Sally Phillips: I was upset my son was not allowed to play at trampoline park

Actress Sally Phillips has said she was “upset” that her son who has Down’s syndrome was denied access to a trampoline park.

The comedian, 53, known for creating and starring in sketch show Smack The Pony as well as her role playing journalist Shazza in Bridget Jones’s Diary, revealed this week her child Olly was not allowed to play at Oxygen Acton in London.

Phillips says the company refused him entrance because someone with Down’s syndrome needs a letter from the GP.

She told BBC Breakfast on Friday: “Olly is used to being able to do what his contemporaries (do) … so we went with his younger brother, and younger brother’s friend, and we’ve been hundreds of times before, and the lady on the desk says, ‘oh, sorry, can I have a word?’ and called the manager over … I was so, so upset for Olly to be prevented.”

She added that “they’re weeding out people with visible disabilities” and “so if you have an invisible disability, you’re not required to bring in a doctor’s letter”.

As a member of the British Gymnastics association, she said Olly has previously had an X-ray to test for neck instability issues but this “didn’t give the information required” to take part in these types of activities.

Phillips, who is a patron of the Down’s Syndrome Association, said: “So, either you’re using NHS resources to get an appointment with the doctor for a private company and their insurance, or you’re needing to pay for a doctor’s letter, which means that this sort of admin burden on special needs parents, just to be part of the community … to do a normal thing, to take normal risks that everyone is allowed to take is just unbearable.

“We can spend weeks and weeks not leaving the house, just filling in forms for our children to be able to do very, very normal things, and once I put this out (on social media) the number of people that got in touch saying it happened to them despite their children being you know, British gymnasts… it’s clearly something that needs looking at.”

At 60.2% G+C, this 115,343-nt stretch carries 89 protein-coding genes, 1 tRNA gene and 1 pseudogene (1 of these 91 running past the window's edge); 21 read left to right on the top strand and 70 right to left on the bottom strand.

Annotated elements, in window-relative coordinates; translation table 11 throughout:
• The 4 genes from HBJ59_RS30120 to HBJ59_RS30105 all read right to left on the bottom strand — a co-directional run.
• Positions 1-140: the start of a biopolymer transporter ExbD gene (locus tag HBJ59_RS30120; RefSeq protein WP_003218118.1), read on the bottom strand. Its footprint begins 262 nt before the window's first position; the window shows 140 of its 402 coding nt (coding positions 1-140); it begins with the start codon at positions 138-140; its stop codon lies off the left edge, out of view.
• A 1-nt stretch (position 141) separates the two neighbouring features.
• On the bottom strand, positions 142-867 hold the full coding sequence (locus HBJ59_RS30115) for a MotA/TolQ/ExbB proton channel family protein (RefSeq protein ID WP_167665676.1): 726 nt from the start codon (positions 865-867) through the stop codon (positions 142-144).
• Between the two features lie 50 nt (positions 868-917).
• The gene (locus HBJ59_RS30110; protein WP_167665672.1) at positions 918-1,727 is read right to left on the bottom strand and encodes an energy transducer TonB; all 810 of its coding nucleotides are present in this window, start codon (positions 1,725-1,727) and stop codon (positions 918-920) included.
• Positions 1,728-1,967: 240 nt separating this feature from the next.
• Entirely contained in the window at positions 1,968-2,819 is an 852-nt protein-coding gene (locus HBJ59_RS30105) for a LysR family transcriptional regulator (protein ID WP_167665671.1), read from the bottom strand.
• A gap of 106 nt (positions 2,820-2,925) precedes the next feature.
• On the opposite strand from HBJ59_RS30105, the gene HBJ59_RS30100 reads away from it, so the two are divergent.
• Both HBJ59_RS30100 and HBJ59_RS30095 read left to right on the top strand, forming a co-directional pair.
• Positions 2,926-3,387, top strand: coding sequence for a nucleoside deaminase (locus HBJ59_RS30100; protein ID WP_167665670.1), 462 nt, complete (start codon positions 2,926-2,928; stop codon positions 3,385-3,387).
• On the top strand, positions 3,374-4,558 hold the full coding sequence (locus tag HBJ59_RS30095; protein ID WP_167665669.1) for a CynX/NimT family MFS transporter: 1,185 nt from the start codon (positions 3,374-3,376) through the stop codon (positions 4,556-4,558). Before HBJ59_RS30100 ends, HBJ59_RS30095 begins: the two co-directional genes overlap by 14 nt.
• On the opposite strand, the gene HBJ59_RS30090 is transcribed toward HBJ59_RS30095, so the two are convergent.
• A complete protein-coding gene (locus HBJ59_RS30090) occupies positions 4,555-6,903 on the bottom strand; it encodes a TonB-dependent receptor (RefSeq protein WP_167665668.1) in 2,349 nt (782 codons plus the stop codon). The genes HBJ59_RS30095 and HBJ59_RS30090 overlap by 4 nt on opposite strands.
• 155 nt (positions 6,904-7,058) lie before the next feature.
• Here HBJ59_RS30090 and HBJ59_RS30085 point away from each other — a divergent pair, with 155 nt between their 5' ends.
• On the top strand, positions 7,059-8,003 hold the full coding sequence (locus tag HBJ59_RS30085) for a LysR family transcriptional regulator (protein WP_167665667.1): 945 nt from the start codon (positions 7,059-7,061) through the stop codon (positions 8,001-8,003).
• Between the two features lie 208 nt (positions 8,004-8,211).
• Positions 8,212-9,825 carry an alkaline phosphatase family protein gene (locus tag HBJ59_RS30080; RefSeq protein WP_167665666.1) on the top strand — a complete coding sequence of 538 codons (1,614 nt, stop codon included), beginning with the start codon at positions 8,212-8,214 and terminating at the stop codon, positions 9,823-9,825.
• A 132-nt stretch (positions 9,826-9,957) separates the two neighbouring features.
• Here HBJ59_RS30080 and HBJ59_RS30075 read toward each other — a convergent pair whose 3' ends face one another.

She said this has a “big psychological effect on our children” as they are being “singled out for being different” and not allowed to do the same thing as other kids.

The Prince of Egypt musical
Sally Phillips and her sons (Ian West/PA)

Phillips, who fronted a BBC documentary about the condition in 2016, added: “It would be fine if there was a sort of genuine issue but it strikes me that the issues are, the neck (instability) thing is just misinformed and the insurers … found something they can ask for so they asked … without it actually being helpful.”

When asked about Oxygen Activeplay telling BBC Breakfast that they were sorry and asked for their input to review the current guidance, she said she does not think it is “fair” for special needs parents to make the changes but would help the company.

“They will allow us to do the work for them to change, whereas actually I think they need to educate themselves,” she added.

“We’d really appreciate it we didn’t have to and we could just get on with having a normal life.”

Phillips has regularly campaigned on Down’s syndrome issues and released A World Without Down’s Syndrome?, about the debate on screening tests that detect Down’s syndrome in pregnancies and what effect it could have on society, on the BBC.